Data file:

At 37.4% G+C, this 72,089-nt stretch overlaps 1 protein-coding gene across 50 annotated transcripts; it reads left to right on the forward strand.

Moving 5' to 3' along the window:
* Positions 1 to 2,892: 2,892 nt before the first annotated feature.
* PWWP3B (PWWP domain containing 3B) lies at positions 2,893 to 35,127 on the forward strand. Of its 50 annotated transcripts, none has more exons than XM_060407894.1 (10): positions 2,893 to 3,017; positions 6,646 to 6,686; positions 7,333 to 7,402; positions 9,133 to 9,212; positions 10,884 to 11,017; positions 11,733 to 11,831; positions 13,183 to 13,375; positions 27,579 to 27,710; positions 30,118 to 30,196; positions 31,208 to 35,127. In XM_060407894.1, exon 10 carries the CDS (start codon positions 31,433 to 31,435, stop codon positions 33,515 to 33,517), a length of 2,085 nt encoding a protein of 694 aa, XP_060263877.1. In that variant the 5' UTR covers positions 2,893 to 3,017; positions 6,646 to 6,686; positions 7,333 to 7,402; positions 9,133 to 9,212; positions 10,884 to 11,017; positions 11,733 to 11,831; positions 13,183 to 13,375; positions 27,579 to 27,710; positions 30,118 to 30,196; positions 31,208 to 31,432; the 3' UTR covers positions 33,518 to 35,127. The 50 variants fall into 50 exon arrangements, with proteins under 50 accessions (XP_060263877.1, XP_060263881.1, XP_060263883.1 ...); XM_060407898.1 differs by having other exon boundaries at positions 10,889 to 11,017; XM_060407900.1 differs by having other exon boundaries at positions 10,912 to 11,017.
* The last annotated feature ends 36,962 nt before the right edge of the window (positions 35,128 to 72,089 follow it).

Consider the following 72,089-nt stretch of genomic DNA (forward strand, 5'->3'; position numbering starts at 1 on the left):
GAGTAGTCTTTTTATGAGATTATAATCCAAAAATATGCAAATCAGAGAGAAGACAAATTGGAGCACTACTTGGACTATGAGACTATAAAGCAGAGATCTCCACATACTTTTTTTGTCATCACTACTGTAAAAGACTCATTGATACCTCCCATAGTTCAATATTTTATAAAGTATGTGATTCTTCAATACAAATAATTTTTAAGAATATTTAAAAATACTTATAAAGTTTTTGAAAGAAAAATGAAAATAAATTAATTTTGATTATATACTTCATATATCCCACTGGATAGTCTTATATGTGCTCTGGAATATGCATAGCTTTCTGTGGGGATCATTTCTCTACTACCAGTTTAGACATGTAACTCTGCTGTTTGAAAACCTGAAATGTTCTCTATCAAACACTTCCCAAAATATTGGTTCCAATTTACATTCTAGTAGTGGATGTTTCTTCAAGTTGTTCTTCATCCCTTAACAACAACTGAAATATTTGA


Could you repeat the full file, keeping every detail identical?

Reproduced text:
At 37.4% G+C, this 72,089-nt stretch overlaps 1 protein-coding gene across 50 annotated transcripts; it reads left to right on the forward strand.

Moving 5' to 3' along the window:
* Positions 1 to 2,892: 2,892 nt before the first annotated feature.
* PWWP3B (PWWP domain containing 3B) lies at positions 2,893 to 35,127 on the forward strand. Of its 50 annotated transcripts, none has more exons than XM_060407894.1 (10): positions 2,893 to 3,017; positions 6,646 to 6,686; positions 7,333 to 7,402; positions 9,133 to 9,212; positions 10,884 to 11,017; positions 11,733 to 11,831; positions 13,183 to 13,375; positions 27,579 to 27,710; positions 30,118 to 30,196; positions 31,208 to 35,127. In XM_060407894.1, exon 10 carries the CDS (start codon positions 31,433 to 31,435, stop codon positions 33,515 to 33,517), a length of 2,085 nt encoding a protein of 694 aa, XP_060263877.1. In that variant the 5' UTR covers positions 2,893 to 3,017; positions 6,646 to 6,686; positions 7,333 to 7,402; positions 9,133 to 9,212; positions 10,884 to 11,017; positions 11,733 to 11,831; positions 13,183 to 13,375; positions 27,579 to 27,710; positions 30,118 to 30,196; positions 31,208 to 31,432; the 3' UTR covers positions 33,518 to 35,127. The 50 variants fall into 50 exon arrangements, with proteins under 50 accessions (XP_060263877.1, XP_060263881.1, XP_060263883.1 ...); XM_060407898.1 differs by having other exon boundaries at positions 10,889 to 11,017; XM_060407900.1 differs by having other exon boundaries at positions 10,912 to 11,017.
* The last annotated feature ends 36,962 nt before the right edge of the window (positions 35,128 to 72,089 follow it).

Consider the following 72,089-nt stretch of genomic DNA (forward strand, 5'->3'; position numbering starts at 1 on the left):
GAGTAGTCTTTTTATGAGATTATAATCCAAAAATATGCAAATCAGAGAGAAGACAAATTGGAGCACTACTTGGACTATGAGACTATAAAGCAGAGATCTCCACATACTTTTTTTGTCATCACTACTGTAAAAGACTCATTGATACCTCCCATAGTTCAATATTTTATAAAGTATGTGATTCTTCAATACAAATAATTTTTAAGAATATTTAAAAATACTTATAAAGTTTTTGAAAGAAAAATGAAAATAAATTAATTTTGATTATATACTTCATATATCCCACTGGATAGTCTTATATGTGCTCTGGAATATGCATAGCTTTCTGTGGGGATCATTTCTCTACTACCAGTTTAGACATGTAACTCTGCTGTTTGAAAACCTGAAATGTTCTCTATCAAACACTTCCCAAAATATTGGTTCCAATTTACATTCTAGTAGTGGATGTTTCTTCAAGTTGTTCTTCATCCCTTAACAACAACTGAAATATTTGA